Thursday, June 4, 2009

The Cyclist

Yesterday, I walked along the wide, busy neighborhood street that has become a cutback for half the city trying to access newer areas with inadequate roads. I frequent the street enough to know drivers rarely acknowledge the stop sign buried in the overgrowth of a dogwood tree. Pedestrians engage unwittingly in a game of chicken to get to that other side. At the street's conclusion, a community pool surfaces from the ten block stretch of brick facades like an oasis filled with pretentiousness and middle-age paunch.

I had seen the man on the bike before, a bizarre, unbalanced two-passenger contraption, presumably for an adult and child, but more like shrapnel fashioned into some semblance of a seat and pedals in the man's contrail. Always, the miniature co-pilot seat was empty. Did the noxious rattle indicate he'd gotten it second-hand? Perhaps from a father who'd enjoyed it with his son decades ago when the frame didn't creak against the fractured road? Did he long to fill it with pint-sized companionship?

The man is of average build, forgettable beyond his overtly dark mustache and sinewy legs as if the bicycle provided his only means of transport. He races along the street, on his own cutback agenda, as if suburbia were a predator and stopping meant he'd be eaten alive. The rattle, like a hundred marbles revolving in a cement mixer, overpowers whispers from sleek foreign cars and the occasional grueling sample of Fergie bouncing from a passing rag top.

My steps carried me at a purposeful, but not demanding, pace beside this stretch of road. Past the hypocritical covenant matron. Past the man who escapes his wife by sitting in his recliner in the garage in hundred degree heat. Past the empty house that will forever be known as the sex-offender's house.

Unseasonably cool, a kick of optimism sprinkled with almost-righteousness to my gait after having finally hauled myself off to the gym, I clipped along the road a good six blocks before I heard it. The rattle came from an otherworldly distance in the rare-June air, this time more like ten marbles. Muted and controlled. I slowed, waited, watched.

The bike emerged from a side street, two masses in tandem: sinewy legs racing tedium and another shorter set of legs dangling, not moving, like a pale flour sack that had sprouted limbs. Late afternoon traffic streamed by, smothered the delicate rattle until such time as he had neared enough for me to see sweat dripping from the man's down-turned face. The child, no more than four and helmeted in baby blue, stared straight ahead at his father's printed t-shirt, or perhaps nothing. The seat's structure lifted the boy under his arms as a parent would collect a child, preventing his round, inert body from slithering free.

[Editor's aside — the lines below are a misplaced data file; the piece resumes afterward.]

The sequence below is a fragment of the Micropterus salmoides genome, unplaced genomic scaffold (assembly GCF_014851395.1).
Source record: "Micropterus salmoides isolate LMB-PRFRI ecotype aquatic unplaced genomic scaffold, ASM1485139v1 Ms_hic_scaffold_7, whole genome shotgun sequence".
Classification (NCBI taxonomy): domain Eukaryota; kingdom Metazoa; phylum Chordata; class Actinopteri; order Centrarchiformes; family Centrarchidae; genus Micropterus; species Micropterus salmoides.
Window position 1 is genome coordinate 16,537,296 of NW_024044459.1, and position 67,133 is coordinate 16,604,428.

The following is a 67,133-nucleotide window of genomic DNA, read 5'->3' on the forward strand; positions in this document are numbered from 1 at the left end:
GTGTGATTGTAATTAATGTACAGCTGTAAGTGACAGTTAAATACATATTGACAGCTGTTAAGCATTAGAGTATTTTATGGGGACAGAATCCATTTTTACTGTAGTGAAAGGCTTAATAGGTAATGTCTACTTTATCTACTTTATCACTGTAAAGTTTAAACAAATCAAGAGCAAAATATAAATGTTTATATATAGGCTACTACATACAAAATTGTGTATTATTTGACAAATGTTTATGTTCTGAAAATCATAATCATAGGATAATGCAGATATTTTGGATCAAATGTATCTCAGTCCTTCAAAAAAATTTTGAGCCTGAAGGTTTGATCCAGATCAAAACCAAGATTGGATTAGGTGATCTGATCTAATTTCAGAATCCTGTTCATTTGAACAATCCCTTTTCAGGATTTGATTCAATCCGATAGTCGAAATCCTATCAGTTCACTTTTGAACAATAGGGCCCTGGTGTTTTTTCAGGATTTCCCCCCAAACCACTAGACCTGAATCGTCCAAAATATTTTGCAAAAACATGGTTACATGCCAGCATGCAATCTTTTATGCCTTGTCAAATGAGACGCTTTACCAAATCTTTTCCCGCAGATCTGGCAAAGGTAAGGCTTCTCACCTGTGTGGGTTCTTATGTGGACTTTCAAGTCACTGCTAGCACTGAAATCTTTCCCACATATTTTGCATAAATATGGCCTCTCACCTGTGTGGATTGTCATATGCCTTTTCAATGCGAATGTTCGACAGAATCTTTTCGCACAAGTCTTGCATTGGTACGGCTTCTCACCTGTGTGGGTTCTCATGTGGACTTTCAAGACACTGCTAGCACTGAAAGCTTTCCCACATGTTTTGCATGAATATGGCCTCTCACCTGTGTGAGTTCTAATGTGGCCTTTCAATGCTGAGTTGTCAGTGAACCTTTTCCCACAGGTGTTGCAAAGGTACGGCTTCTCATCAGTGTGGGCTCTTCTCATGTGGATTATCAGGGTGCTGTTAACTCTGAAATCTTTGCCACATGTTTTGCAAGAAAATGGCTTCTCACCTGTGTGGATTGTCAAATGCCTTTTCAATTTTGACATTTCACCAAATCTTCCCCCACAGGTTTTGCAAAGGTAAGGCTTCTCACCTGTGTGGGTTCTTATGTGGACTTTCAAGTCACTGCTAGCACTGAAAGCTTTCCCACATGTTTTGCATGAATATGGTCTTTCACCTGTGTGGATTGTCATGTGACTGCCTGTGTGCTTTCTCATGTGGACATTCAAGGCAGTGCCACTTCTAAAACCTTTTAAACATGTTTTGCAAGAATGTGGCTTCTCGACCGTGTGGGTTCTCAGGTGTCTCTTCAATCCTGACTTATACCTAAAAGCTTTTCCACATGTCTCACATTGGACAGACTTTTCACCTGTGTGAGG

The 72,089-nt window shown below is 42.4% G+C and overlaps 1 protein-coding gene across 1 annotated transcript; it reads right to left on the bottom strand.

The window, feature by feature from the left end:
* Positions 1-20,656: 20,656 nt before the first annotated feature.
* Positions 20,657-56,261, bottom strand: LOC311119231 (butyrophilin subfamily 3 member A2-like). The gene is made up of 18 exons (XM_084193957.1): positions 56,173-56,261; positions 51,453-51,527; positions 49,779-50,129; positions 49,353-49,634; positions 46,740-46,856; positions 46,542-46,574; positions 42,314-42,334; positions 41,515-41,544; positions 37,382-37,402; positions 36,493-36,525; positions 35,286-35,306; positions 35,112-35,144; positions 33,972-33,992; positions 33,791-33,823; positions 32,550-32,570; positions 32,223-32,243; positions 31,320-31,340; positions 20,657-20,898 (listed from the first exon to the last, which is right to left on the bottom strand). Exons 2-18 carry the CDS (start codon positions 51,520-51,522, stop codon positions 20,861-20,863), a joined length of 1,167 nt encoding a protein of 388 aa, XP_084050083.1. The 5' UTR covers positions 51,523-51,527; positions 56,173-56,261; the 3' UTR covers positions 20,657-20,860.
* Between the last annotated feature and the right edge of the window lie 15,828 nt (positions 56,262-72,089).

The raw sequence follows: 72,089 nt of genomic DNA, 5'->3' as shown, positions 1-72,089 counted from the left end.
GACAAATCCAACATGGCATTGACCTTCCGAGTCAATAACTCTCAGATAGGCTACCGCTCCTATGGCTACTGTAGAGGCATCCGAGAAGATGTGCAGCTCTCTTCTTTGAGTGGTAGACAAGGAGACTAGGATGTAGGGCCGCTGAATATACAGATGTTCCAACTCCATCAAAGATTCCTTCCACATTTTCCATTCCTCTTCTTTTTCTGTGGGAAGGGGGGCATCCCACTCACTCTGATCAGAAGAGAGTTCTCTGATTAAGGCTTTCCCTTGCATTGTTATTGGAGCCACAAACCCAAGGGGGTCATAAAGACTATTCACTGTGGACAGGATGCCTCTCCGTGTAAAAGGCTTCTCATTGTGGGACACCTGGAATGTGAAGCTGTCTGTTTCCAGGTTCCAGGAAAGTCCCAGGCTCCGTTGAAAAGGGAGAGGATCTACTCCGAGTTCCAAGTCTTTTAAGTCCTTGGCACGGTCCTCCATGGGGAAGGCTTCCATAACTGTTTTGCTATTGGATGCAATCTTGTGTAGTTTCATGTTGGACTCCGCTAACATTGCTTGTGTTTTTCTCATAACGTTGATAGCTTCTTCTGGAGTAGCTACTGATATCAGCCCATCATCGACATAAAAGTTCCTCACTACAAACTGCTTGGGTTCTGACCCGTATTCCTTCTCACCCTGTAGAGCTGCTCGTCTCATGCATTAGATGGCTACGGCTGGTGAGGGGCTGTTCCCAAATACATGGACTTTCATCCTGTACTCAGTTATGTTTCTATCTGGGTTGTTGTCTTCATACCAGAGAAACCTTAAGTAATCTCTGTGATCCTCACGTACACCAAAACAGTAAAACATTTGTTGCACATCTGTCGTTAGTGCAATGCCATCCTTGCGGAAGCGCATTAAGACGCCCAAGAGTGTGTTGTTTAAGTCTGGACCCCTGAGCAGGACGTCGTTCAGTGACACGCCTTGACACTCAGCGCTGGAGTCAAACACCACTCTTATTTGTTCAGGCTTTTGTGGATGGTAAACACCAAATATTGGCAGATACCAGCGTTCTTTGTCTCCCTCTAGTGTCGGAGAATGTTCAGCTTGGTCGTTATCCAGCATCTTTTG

And the man's race became apparent.


Charles Gramlich said...

There's a whole story in just the man sitting in the heat to avoid his wife.

This is very well written. I thought it really flowed.

the walking man said...

Laura I loved the walk through the neighborhood, the scenes that shifted so well one to the other but I would like to hear some of you thinking on the man, the bike and the child.

Was he on the bike racing from his wife like the man in the chair or racing to the sex offenders abandoned house, trying to get away from the suburban predation, racing to be a parent, to catch up on something he'd been missing...I could write my own conclusions but I'd prefer to hear your thoughts.

L.A. Mitchell said...

@Charles...the recliner is dense, stifling velour. I can't imagine what must await him inside.

@walkingman...see? the ambiguous nature of it left it open for me to think of it in a new way. I hadn't thought of him racing to catch up on the time he'd missed. Brilliant.

I'd love to hear some other interpretations before I reveal my own and the truth (as I see it) :)

laughingwolf said...

bloody brilliant, lam... as my brit pals would say :)

Todd Wheeler said...

Beautiful writing.

L.A. Mitchell said...

@laughingwolf....those Brits do know how to make something sound better than it is, don't they? ;)

@Todd...thank you :)

As promised, I wanted to weigh in on, as Paul Harvey would say, the rest of the story:

Once the man and his son passed, I felt the heaviness of the moment: the excrutiating sweat and frustration from the man's struggle, both as someone trying to simply make his way through this life and as a father challenged with raising a mentally disabled child. His sweat was merely an insufficient metaphor. I felt winded by my own selfish, jubilant mood moments before, went home and counted my blessings.

the walking man said...

The rest of the story fits in well. That you left the conclusion in ambiguity is fine, I liked my conclusions but yours is fine and acceptable and twice as true.

Sandra Ferguson said...

What a great post. Is more coming? I can't wait to keep up with this man on the bike.

Vesper said...

L.A., I love this, a pleasure to read...